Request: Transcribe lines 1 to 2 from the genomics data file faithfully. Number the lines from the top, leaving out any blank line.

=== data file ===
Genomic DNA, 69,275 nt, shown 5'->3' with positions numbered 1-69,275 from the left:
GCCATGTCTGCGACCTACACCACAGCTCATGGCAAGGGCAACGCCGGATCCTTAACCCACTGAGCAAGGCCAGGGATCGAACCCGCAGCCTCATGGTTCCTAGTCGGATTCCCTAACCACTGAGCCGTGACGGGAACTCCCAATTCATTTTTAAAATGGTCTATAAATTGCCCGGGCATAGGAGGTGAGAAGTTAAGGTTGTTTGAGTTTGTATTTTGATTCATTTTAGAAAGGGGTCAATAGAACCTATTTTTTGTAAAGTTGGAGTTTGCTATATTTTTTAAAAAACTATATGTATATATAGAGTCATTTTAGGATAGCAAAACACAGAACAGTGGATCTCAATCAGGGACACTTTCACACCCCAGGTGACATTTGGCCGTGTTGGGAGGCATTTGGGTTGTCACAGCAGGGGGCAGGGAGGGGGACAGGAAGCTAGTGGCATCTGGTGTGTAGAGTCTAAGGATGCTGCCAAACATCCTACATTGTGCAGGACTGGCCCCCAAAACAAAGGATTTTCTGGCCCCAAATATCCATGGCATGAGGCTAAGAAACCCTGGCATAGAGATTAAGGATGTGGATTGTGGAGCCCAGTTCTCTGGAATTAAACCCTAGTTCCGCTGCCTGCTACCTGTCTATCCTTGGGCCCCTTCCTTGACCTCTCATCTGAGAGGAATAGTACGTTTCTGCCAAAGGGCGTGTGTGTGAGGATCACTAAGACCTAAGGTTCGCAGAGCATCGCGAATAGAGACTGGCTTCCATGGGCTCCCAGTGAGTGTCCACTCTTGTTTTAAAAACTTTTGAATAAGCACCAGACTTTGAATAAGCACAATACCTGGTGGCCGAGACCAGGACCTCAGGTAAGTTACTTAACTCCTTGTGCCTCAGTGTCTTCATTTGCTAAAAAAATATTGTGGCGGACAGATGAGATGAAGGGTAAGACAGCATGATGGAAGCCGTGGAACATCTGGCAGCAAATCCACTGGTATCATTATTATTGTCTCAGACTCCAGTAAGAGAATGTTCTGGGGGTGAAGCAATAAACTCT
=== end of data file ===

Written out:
Genomic DNA, 69,275 nt, shown 5'->3' with positions numbered 1-69,275 from the left:
GCCATGTCTGCGACCTACACCACAGCTCATGGCAAGGGCAACGCCGGATCCTTAACCCACTGAGCAAGGCCAGGGATCGAACCCGCAGCCTCATGGTTCCTAGTCGGATTCCCTAACCACTGAGCCGTGACGGGAACTCCCAATTCATTTTTAAAATGGTCTATAAATTGCCCGGGCATAGGAGGTGAGAAGTTAAGGTTGTTTGAGTTTGTATTTTGATTCATTTTAGAAAGGGGTCAATAGAACCTATTTTTTGTAAAGTTGGAGTTTGCTATATTTTTTAAAAAACTATATGTATATATAGAGTCATTTTAGGATAGCAAAACACAGAACAGTGGATCTCAATCAGGGACACTTTCACACCCCAGGTGACATTTGGCCGTGTTGGGAGGCATTTGGGTTGTCACAGCAGGGGGCAGGGAGGGGGACAGGAAGCTAGTGGCATCTGGTGTGTAGAGTCTAAGGATGCTGCCAAACATCCTACATTGTGCAGGACTGGCCCCCAAAACAAAGGATTTTCTGGCCCCAAATATCCATGGCATGAGGCTAAGAAACCCTGGCATAGAGATTAAGGATGTGGATTGTGGAGCCCAGTTCTCTGGAATTAAACCCTAGTTCCGCTGCCTGCTACCTGTCTATCCTTGGGCCCCTTCCTTGACCTCTCATCTGAGAGGAATAGTACGTTTCTGCCAAAGGGCGTGTGTGTGAGGATCACTAAGACCTAAGGTTCGCAGAGCATCGCGAATAGAGACTGGCTTCCATGGGCTCCCAGTGAGTGTCCACTCTTGTTTTAAAAACTTTTGAATAAGCACCAGACTTTGAATAAGCACAATACCTGGTGGCCGAGACCAGGACCTCAGGTAAGTTACTTAACTCCTTGTGCCTCAGTGTCTTCATTTGCTAAAAAAATATTGTGGCGGACAGATGAGATGAAGGGTAAGACAGCATGATGGAAGCCGTGGAACATCTGGCAGCAAATCCACTGGTATCATTATTATTGTCTCAGACTCCAGTAAGAGAATGTTCTGGGGGTGAAGCAATAAACTCT